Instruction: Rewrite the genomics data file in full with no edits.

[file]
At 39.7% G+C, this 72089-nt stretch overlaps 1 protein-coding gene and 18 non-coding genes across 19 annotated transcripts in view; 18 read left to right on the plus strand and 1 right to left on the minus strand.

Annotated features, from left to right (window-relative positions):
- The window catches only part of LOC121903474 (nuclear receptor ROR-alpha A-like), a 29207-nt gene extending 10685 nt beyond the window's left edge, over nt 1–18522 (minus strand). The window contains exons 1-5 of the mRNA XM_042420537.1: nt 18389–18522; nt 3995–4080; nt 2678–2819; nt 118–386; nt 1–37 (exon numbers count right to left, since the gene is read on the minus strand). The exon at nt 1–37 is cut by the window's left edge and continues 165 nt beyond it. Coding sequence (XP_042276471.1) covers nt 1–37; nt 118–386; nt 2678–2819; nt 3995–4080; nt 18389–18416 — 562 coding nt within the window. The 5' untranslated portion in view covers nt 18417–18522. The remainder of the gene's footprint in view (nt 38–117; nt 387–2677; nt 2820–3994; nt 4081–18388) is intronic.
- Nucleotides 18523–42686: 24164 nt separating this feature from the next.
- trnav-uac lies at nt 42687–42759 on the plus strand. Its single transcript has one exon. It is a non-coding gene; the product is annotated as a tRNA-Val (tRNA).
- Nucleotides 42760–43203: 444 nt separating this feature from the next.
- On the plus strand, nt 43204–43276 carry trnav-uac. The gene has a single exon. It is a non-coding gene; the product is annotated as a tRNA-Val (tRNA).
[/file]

At 39.7% G+C, this 72089-nt stretch overlaps 1 protein-coding gene and 18 non-coding genes across 19 annotated transcripts in view; 18 read left to right on the plus strand and 1 right to left on the minus strand.

Annotated features, from left to right (window-relative positions):
- The window catches only part of LOC121903474 (nuclear receptor ROR-alpha A-like), a 29207-nt gene extending 10685 nt beyond the window's left edge, over nt 1–18522 (minus strand). The window contains exons 1-5 of the mRNA XM_042420537.1: nt 18389–18522; nt 3995–4080; nt 2678–2819; nt 118–386; nt 1–37 (exon numbers count right to left, since the gene is read on the minus strand). The exon at nt 1–37 is cut by the window's left edge and continues 165 nt beyond it. Coding sequence (XP_042276471.1) covers nt 1–37; nt 118–386; nt 2678–2819; nt 3995–4080; nt 18389–18416 — 562 coding nt within the window. The 5' untranslated portion in view covers nt 18417–18522. The remainder of the gene's footprint in view (nt 38–117; nt 387–2677; nt 2820–3994; nt 4081–18388) is intronic.
- Nucleotides 18523–42686: 24164 nt separating this feature from the next.
- trnav-uac lies at nt 42687–42759 on the plus strand. Its single transcript has one exon. It is a non-coding gene; the product is annotated as a tRNA-Val (tRNA).
- Nucleotides 42760–43203: 444 nt separating this feature from the next.
- On the plus strand, nt 43204–43276 carry trnav-uac. The gene has a single exon. It is a non-coding gene; the product is annotated as a tRNA-Val (tRNA).